Prepare what you are going to say
'Plans are nothing. Planning is everything' Dwight Eisenhower
Prepare what you are going to show as ‘evidence’ for each target and plan what you are going to say. You don’t have to write a script, just bullet points as a reminder. How do you think you will feel if or when you achieve this?
The panel will set your objectives after consultation with the external adviser and discussion with yourself. It is important that you fully understand the expectations of the governing body. Ascertain clarity in what is being said.
Your objectives will be linked to the school improvement plan or school development plan so look for the correlation with the priorities identified in the school strategy. Have a copy of those with you when you are discussing.
Things to consider:
- How is your leadership style supporting you to be at your best and to get the best from your colleagues?
- To what extent do the objectives correlate with the schools’ key priorities?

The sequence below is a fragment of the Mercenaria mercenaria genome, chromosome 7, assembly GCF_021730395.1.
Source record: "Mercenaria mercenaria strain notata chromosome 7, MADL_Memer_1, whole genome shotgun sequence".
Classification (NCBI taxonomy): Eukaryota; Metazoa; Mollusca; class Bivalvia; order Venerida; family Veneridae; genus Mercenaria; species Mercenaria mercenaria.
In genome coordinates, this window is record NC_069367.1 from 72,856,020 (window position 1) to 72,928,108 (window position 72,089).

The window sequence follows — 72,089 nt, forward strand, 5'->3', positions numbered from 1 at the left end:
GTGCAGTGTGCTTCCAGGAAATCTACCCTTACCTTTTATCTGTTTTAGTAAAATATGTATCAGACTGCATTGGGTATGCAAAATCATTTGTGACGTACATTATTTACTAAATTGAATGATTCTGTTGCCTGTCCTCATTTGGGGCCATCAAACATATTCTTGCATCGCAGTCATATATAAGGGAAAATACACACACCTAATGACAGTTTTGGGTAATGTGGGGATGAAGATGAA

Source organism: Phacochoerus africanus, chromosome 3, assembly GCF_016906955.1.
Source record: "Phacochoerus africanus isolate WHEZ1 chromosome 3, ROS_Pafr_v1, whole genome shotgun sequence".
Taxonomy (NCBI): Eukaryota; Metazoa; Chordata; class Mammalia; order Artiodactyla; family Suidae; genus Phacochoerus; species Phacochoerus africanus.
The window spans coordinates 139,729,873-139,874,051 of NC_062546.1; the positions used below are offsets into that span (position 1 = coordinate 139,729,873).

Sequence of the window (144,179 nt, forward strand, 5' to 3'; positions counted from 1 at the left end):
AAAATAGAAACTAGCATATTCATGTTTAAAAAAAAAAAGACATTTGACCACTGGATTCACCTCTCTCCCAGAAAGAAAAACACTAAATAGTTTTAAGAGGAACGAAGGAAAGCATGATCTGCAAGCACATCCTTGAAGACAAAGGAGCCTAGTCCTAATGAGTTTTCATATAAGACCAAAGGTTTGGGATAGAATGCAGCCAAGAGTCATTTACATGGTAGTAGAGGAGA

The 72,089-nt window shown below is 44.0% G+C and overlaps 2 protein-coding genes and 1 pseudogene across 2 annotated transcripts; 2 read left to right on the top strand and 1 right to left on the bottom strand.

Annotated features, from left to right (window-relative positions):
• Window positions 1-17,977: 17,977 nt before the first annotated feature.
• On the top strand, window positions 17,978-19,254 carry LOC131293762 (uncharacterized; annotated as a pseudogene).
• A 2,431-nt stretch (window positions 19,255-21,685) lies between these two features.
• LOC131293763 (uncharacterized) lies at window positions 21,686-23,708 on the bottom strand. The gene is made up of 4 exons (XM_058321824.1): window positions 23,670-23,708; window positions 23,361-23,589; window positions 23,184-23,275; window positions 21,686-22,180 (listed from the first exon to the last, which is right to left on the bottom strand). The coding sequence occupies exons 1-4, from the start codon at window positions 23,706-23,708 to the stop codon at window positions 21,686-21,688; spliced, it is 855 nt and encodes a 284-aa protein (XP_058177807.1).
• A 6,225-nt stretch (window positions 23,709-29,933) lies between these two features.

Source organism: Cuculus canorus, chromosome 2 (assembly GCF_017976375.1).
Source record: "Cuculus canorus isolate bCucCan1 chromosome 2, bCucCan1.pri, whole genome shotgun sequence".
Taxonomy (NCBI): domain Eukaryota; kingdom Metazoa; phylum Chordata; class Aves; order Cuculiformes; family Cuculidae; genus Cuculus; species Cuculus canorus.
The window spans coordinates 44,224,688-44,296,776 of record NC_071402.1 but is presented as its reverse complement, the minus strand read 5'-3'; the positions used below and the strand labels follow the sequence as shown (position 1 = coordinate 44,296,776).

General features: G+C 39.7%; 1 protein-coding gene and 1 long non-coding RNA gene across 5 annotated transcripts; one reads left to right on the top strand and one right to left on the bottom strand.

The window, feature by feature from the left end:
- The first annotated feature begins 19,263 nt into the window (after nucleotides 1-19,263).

- Are the objectives sufficiently clear and precise so that there is no possible misunderstanding on each side?
Performance Management is about process and timing. How you prioritise dates and deadlines is key. The 2012 Regulations provide for an annual performance management cycle. This will normally be a 12-month cycle. Performance management planning and review should be completed for Headteachers by 31 December each year. In between, you will have your review meetings to measure the ‘distance travelled’. Make sure you are ready for those key dates.
Look after yourself
‘We need to do a better job of putting ourselves higher on our own “to do” list’ Michelle Obama
Being a school leader is a demanding job because it does not stop once you leave the school. You need to look after yourself. Your personal health and well-being play a crucial part in your ability to perform well and to have an impact. What is your well-being programme? An overwhelming number of teachers in the UK have suffered either physically or mentally because of their jobs. The research, commissioned by the charity Education Support Partnership, indicated 75% of teaching staff in schools and colleges experienced symptoms stemming from their work. Press Pause and Stop when you have a choice.